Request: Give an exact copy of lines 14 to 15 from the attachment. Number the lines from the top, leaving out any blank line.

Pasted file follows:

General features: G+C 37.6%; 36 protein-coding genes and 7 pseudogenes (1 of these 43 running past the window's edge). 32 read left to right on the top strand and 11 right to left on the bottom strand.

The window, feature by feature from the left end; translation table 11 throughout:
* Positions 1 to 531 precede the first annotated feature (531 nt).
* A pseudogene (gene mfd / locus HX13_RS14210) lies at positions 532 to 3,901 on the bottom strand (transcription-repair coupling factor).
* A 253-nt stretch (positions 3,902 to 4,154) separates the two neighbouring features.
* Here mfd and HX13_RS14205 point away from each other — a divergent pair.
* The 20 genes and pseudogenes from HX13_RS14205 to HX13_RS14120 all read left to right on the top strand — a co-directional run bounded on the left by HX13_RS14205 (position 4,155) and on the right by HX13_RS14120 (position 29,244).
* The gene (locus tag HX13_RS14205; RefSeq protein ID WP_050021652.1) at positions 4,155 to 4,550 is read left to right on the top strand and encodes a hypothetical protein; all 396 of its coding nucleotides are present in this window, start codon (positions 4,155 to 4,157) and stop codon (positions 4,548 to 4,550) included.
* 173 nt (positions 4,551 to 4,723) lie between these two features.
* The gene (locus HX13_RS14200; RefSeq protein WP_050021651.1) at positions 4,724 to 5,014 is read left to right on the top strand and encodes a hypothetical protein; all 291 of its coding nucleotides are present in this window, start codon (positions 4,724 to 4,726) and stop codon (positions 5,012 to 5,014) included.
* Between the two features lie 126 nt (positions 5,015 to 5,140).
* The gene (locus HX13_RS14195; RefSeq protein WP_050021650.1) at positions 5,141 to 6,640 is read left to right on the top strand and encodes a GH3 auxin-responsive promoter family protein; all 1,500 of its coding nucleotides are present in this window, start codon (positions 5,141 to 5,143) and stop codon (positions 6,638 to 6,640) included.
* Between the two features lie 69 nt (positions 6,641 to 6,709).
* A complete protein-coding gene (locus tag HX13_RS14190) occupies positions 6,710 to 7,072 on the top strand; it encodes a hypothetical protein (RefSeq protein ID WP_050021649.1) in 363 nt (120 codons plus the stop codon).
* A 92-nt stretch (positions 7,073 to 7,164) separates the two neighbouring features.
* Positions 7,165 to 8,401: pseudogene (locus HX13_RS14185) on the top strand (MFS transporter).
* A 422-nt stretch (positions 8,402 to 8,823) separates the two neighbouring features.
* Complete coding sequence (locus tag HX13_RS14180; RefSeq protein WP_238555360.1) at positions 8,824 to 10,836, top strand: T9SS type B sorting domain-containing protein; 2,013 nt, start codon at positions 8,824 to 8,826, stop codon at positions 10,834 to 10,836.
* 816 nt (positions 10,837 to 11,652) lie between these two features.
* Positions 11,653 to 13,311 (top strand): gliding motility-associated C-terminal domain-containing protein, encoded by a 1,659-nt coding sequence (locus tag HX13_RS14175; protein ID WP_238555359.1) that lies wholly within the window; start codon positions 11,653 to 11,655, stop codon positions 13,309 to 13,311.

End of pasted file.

* A complete protein-coding gene (locus tag HX13_RS14190) occupies positions 6,710 to 7,072 on the top strand; it encodes a hypothetical protein (RefSeq protein ID WP_050021649.1) in 363 nt (120 codons plus the stop codon).
* A 92-nt stretch (positions 7,073 to 7,164) separates the two neighbouring features.